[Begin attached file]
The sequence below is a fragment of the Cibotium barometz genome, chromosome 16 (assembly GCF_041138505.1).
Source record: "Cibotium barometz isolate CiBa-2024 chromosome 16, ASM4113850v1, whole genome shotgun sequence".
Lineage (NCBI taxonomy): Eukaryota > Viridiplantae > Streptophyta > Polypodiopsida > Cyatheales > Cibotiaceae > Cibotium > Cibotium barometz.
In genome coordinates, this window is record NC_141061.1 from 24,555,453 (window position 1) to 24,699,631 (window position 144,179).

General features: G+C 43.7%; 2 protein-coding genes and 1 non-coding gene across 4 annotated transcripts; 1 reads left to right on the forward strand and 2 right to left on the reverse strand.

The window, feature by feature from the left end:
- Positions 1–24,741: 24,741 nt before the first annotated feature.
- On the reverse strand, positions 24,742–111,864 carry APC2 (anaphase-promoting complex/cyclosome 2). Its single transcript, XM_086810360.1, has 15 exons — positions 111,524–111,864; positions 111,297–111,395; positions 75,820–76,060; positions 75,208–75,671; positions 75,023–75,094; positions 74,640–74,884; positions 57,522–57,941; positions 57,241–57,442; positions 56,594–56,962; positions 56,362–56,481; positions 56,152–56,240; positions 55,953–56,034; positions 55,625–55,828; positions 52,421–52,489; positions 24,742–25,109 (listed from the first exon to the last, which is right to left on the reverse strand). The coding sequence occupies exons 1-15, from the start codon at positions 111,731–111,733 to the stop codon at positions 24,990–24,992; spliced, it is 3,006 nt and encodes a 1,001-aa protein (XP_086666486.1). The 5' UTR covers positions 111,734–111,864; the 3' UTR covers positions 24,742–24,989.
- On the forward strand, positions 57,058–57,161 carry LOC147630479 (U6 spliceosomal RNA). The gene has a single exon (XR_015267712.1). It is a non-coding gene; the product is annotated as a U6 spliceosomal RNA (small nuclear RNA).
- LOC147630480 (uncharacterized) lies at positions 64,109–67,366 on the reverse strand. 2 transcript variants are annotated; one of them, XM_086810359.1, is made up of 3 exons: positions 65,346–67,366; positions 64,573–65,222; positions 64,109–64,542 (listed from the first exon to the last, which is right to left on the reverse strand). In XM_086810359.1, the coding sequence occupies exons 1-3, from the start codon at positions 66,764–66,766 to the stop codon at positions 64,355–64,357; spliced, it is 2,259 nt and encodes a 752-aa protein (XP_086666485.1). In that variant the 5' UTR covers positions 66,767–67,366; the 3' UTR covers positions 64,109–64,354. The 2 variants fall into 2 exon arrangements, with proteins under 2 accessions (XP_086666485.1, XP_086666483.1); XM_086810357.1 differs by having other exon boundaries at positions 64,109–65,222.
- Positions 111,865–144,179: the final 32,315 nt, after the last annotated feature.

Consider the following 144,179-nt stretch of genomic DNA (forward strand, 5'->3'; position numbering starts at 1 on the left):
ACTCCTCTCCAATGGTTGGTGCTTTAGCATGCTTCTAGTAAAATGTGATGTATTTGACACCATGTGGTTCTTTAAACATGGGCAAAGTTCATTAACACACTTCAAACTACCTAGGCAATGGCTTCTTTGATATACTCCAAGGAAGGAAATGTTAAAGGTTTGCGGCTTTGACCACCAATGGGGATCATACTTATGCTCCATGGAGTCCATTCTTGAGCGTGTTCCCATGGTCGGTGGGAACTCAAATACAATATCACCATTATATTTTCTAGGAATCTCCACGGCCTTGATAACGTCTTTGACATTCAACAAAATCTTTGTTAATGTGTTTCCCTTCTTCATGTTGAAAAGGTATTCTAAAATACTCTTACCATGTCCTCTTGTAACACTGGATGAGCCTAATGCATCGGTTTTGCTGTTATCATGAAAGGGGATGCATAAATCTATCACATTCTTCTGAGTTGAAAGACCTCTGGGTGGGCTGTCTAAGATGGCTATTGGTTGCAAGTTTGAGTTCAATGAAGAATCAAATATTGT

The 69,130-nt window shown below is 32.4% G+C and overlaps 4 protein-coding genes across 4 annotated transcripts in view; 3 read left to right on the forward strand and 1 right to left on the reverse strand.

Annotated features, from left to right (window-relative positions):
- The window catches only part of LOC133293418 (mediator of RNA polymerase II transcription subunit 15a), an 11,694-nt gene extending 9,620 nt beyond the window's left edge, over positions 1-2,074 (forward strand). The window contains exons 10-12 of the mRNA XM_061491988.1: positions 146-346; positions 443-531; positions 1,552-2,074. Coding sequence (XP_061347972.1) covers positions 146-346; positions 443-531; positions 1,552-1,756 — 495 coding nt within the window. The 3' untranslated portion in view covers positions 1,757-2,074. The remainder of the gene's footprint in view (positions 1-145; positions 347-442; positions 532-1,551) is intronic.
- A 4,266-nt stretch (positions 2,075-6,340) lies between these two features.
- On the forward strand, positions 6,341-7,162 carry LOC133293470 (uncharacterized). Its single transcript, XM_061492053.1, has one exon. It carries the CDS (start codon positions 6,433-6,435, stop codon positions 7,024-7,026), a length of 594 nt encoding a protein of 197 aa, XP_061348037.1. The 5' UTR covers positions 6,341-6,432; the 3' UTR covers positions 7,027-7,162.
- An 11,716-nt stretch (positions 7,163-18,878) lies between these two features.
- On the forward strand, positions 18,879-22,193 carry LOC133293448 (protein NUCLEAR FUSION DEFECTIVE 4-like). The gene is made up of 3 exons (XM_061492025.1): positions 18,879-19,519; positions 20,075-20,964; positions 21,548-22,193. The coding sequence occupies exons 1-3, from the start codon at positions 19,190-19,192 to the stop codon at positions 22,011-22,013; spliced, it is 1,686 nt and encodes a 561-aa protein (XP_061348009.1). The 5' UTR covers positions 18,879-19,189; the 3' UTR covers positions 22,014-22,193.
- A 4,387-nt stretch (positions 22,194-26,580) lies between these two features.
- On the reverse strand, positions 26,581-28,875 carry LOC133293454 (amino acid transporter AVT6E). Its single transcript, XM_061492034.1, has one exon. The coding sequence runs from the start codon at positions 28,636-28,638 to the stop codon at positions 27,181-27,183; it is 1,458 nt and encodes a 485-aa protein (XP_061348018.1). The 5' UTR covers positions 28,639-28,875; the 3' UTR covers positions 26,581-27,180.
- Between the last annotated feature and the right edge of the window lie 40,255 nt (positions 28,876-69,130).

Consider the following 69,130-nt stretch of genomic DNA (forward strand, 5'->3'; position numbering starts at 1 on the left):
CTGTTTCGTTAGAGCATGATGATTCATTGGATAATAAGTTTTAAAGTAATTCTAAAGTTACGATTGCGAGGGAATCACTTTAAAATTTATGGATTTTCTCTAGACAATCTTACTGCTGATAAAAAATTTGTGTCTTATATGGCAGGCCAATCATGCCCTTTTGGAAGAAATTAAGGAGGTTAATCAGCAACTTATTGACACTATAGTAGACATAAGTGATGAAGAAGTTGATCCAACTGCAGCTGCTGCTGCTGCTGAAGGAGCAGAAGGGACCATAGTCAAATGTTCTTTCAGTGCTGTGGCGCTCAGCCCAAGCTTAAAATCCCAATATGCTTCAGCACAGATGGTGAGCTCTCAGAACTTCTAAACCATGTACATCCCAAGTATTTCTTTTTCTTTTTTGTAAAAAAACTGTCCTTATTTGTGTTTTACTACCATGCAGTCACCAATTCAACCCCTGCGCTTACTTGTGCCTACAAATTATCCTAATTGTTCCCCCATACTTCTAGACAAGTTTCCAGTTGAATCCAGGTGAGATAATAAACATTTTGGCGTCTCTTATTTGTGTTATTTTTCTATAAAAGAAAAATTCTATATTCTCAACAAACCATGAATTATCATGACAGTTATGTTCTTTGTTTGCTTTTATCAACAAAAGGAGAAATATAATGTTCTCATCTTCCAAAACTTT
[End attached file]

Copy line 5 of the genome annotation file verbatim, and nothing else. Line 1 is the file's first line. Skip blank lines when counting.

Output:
General features: G+C 43.7%; 2 protein-coding genes and 1 non-coding gene across 4 annotated transcripts; 1 reads left to right on the forward strand and 2 right to left on the reverse strand.